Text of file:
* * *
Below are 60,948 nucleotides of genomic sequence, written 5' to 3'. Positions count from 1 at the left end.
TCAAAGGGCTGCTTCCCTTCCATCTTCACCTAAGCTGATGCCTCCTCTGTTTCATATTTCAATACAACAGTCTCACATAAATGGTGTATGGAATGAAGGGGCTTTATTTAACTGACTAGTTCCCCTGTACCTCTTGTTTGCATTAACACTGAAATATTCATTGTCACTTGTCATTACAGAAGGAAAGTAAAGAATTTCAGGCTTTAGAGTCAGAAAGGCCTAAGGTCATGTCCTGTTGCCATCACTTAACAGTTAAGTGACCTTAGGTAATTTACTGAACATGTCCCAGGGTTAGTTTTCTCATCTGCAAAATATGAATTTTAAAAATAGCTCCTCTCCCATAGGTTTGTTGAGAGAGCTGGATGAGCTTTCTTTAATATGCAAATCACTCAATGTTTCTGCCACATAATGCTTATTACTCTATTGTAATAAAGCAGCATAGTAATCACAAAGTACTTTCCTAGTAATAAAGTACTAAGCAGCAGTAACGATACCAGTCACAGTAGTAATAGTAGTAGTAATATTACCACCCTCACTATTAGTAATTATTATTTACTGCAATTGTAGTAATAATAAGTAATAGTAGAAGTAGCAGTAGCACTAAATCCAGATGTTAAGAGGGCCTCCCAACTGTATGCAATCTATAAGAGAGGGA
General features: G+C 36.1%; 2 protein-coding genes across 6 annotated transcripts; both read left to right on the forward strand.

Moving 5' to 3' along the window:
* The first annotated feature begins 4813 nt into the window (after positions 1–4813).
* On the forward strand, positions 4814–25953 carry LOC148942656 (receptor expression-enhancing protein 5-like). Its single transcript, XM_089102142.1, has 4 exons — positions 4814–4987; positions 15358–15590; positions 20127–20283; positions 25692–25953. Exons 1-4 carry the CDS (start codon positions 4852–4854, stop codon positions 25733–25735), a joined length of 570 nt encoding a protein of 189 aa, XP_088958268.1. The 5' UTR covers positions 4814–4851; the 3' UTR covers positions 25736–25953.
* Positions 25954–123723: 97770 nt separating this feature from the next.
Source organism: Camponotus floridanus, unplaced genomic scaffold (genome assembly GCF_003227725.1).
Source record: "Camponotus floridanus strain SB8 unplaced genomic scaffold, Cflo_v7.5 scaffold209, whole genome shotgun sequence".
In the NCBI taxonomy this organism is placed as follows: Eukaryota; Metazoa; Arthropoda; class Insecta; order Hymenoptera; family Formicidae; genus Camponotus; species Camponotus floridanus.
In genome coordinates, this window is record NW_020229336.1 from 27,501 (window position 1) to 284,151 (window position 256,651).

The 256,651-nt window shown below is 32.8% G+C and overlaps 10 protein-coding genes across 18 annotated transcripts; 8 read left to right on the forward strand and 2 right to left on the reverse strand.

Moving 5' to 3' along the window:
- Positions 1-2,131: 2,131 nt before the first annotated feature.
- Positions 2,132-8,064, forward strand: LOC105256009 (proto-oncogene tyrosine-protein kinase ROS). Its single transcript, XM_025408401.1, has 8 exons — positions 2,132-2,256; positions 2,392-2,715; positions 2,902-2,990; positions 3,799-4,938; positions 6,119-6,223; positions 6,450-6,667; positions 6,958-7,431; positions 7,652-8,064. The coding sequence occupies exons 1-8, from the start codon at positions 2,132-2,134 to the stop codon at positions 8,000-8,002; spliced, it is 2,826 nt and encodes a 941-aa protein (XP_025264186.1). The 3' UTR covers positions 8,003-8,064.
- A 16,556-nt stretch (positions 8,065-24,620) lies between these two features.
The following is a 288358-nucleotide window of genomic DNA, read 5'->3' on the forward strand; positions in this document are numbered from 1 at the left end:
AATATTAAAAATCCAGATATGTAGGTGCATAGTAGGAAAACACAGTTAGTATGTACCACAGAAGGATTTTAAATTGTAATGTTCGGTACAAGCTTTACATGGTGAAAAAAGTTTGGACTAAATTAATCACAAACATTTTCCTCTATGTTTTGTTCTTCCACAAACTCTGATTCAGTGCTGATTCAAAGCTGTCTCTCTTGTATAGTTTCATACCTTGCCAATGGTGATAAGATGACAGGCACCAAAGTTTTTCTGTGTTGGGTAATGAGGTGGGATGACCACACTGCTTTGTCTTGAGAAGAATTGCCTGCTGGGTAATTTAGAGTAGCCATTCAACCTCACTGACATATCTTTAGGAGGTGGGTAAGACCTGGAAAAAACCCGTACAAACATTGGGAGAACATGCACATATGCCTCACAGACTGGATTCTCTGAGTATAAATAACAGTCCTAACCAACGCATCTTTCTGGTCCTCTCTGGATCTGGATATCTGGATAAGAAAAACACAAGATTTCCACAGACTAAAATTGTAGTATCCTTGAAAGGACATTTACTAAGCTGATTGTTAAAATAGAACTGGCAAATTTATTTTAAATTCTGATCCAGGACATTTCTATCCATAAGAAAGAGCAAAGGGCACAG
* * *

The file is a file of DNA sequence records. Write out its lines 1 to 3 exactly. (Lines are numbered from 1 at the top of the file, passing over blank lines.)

Below are 60,948 nucleotides of genomic sequence, written 5' to 3'. Positions count from 1 at the left end.
TCAAAGGGCTGCTTCCCTTCCATCTTCACCTAAGCTGATGCCTCCTCTGTTTCATATTTCAATACAACAGTCTCACATAAATGGTGTATGGAATGAAGGGGCTTTATTTAACTGACTAGTTCCCCTGTACCTCTTGTTTGCATTAACACTGAAATATTCATTGTCACTTGTCATTACAGAAGGAAAGTAAAGAATTTCAGGCTTTAGAGTCAGAAAGGCCTAAGGTCATGTCCTGTTGCCATCACTTAACAGTTAAGTGACCTTAGGTAATTTACTGAACATGTCCCAGGGTTAGTTTTCTCATCTGCAAAATATGAATTTTAAAAATAGCTCCTCTCCCATAGGTTTGTTGAGAGAGCTGGATGAGCTTTCTTTAATATGCAAATCACTCAATGTTTCTGCCACATAATGCTTATTACTCTATTGTAATAAAGCAGCATAGTAATCACAAAGTACTTTCCTAGTAATAAAGTACTAAGCAGCAGTAACGATACCAGTCACAGTAGTAATAGTAGTAGTAATATTACCACCCTCACTATTAGTAATTATTATTTACTGCAATTGTAGTAATAATAAGTAATAGTAGAAGTAGCAGTAGCACTAAATCCAGATGTTAAGAGGGCCTCCCAACTGTATGCAATCTATAAGAGAGGGA
General features: G+C 36.1%; 2 protein-coding genes across 6 annotated transcripts; both read left to right on the forward strand.